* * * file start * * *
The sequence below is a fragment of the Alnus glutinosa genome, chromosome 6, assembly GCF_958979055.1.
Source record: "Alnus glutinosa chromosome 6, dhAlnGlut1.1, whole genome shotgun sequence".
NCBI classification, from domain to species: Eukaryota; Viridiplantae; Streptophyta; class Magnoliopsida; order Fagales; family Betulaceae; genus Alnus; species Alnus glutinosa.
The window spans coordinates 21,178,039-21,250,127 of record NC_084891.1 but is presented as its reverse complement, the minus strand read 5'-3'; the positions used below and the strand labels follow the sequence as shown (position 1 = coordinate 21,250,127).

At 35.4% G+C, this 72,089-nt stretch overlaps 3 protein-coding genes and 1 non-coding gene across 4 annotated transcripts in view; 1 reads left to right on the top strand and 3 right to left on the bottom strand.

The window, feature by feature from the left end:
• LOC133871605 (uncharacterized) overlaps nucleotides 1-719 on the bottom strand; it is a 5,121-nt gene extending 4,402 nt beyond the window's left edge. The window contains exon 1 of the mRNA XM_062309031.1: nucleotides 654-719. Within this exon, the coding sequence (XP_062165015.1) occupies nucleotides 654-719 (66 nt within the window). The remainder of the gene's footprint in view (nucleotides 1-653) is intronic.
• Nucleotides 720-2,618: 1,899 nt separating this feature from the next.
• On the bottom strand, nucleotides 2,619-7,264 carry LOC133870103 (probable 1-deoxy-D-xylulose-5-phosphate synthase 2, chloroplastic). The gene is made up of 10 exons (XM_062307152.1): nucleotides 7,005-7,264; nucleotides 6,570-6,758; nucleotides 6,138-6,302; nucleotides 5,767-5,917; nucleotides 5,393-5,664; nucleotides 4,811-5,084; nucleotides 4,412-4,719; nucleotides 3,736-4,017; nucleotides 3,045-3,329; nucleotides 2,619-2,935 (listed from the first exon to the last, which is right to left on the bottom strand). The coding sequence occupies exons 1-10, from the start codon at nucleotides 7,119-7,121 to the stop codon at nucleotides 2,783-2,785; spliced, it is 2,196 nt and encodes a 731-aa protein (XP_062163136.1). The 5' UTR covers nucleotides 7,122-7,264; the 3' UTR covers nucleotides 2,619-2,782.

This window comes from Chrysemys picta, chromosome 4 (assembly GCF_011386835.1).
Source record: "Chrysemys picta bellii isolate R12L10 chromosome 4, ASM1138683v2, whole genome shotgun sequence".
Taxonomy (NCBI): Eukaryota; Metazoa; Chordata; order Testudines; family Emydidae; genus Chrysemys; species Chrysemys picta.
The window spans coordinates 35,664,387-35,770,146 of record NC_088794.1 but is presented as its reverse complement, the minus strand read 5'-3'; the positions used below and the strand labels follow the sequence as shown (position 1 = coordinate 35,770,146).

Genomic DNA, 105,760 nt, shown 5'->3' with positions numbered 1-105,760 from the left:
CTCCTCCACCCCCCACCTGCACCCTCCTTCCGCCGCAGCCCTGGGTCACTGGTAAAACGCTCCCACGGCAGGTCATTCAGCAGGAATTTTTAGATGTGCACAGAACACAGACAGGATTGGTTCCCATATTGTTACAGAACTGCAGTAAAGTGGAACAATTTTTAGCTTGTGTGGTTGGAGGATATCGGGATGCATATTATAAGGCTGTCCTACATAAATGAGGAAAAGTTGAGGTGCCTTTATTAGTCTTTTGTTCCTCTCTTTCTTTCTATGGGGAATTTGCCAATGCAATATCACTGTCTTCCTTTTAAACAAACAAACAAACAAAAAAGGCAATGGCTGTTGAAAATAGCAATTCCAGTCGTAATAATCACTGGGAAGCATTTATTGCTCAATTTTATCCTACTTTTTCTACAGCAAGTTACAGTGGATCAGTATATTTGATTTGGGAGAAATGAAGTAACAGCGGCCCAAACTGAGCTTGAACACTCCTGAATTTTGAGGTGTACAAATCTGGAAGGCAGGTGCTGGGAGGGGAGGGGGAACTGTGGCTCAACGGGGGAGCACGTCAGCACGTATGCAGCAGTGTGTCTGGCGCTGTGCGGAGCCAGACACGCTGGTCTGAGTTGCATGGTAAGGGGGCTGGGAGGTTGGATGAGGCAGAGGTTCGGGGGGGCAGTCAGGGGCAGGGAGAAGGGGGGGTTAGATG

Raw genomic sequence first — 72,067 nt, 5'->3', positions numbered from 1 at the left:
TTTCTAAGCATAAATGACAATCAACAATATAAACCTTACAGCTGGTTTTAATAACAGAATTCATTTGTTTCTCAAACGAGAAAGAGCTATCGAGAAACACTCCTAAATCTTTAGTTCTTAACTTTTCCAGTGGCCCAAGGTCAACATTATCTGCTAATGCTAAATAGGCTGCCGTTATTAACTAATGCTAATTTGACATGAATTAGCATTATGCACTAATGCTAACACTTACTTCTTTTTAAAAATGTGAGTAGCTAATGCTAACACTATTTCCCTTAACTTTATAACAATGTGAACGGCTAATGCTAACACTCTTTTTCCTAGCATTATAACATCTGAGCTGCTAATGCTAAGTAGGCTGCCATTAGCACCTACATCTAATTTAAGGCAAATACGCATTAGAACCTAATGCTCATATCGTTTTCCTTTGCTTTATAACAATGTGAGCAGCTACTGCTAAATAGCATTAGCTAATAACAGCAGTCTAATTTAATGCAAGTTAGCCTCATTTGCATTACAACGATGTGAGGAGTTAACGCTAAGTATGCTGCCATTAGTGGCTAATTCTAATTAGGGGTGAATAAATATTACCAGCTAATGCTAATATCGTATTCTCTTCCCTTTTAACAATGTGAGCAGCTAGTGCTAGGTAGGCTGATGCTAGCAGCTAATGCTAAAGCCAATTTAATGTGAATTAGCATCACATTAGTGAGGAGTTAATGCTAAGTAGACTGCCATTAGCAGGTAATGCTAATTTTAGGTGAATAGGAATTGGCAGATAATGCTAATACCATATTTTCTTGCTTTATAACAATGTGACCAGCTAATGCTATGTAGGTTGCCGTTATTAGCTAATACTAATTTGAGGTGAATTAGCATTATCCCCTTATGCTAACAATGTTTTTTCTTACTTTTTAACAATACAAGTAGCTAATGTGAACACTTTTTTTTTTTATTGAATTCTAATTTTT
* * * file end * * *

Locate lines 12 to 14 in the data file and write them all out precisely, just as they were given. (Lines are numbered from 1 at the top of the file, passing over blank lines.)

Taxonomy (NCBI): Eukaryota; Metazoa; Chordata; order Testudines; family Emydidae; genus Chrysemys; species Chrysemys picta.
The window spans coordinates 35,664,387-35,770,146 of record NC_088794.1 but is presented as its reverse complement, the minus strand read 5'-3'; the positions used below and the strand labels follow the sequence as shown (position 1 = coordinate 35,770,146).

Genomic DNA, 105,760 nt, shown 5'->3' with positions numbered 1-105,760 from the left: